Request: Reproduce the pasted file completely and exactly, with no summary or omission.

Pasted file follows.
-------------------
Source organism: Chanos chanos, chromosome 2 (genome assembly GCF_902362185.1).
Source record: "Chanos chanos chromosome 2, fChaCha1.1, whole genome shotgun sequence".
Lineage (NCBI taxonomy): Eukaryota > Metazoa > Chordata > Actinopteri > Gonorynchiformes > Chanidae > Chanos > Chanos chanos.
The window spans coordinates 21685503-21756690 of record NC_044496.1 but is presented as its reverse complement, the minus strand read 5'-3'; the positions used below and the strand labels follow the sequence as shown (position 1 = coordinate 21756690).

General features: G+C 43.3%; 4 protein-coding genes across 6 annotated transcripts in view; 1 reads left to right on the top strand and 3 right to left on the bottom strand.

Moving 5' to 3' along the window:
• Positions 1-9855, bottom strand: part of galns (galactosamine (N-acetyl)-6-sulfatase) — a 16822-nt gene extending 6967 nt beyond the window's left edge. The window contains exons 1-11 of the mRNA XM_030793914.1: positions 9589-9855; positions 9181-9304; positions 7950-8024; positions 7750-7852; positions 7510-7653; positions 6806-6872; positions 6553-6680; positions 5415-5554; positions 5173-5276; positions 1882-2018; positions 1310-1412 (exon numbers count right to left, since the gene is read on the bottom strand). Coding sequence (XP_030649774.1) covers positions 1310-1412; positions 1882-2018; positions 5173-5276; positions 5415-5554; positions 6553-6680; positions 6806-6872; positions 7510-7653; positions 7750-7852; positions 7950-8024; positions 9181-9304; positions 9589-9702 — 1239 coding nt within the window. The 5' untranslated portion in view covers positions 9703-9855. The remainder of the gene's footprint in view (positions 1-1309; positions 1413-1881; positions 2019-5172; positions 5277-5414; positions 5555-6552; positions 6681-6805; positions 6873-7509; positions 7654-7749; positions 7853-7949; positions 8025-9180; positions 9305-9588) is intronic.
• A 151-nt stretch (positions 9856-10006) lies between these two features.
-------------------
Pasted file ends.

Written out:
Source organism: Chanos chanos, chromosome 2 (genome assembly GCF_902362185.1).
Source record: "Chanos chanos chromosome 2, fChaCha1.1, whole genome shotgun sequence".
Lineage (NCBI taxonomy): Eukaryota > Metazoa > Chordata > Actinopteri > Gonorynchiformes > Chanidae > Chanos > Chanos chanos.
The window spans coordinates 21685503-21756690 of record NC_044496.1 but is presented as its reverse complement, the minus strand read 5'-3'; the positions used below and the strand labels follow the sequence as shown (position 1 = coordinate 21756690).

General features: G+C 43.3%; 4 protein-coding genes across 6 annotated transcripts in view; 1 reads left to right on the top strand and 3 right to left on the bottom strand.

Moving 5' to 3' along the window:
• Positions 1-9855, bottom strand: part of galns (galactosamine (N-acetyl)-6-sulfatase) — a 16822-nt gene extending 6967 nt beyond the window's left edge. The window contains exons 1-11 of the mRNA XM_030793914.1: positions 9589-9855; positions 9181-9304; positions 7950-8024; positions 7750-7852; positions 7510-7653; positions 6806-6872; positions 6553-6680; positions 5415-5554; positions 5173-5276; positions 1882-2018; positions 1310-1412 (exon numbers count right to left, since the gene is read on the bottom strand). Coding sequence (XP_030649774.1) covers positions 1310-1412; positions 1882-2018; positions 5173-5276; positions 5415-5554; positions 6553-6680; positions 6806-6872; positions 7510-7653; positions 7750-7852; positions 7950-8024; positions 9181-9304; positions 9589-9702 — 1239 coding nt within the window. The 5' untranslated portion in view covers positions 9703-9855. The remainder of the gene's footprint in view (positions 1-1309; positions 1413-1881; positions 2019-5172; positions 5277-5414; positions 5555-6552; positions 6681-6805; positions 6873-7509; positions 7654-7749; positions 7853-7949; positions 8025-9180; positions 9305-9588) is intronic.
• A 151-nt stretch (positions 9856-10006) lies between these two features.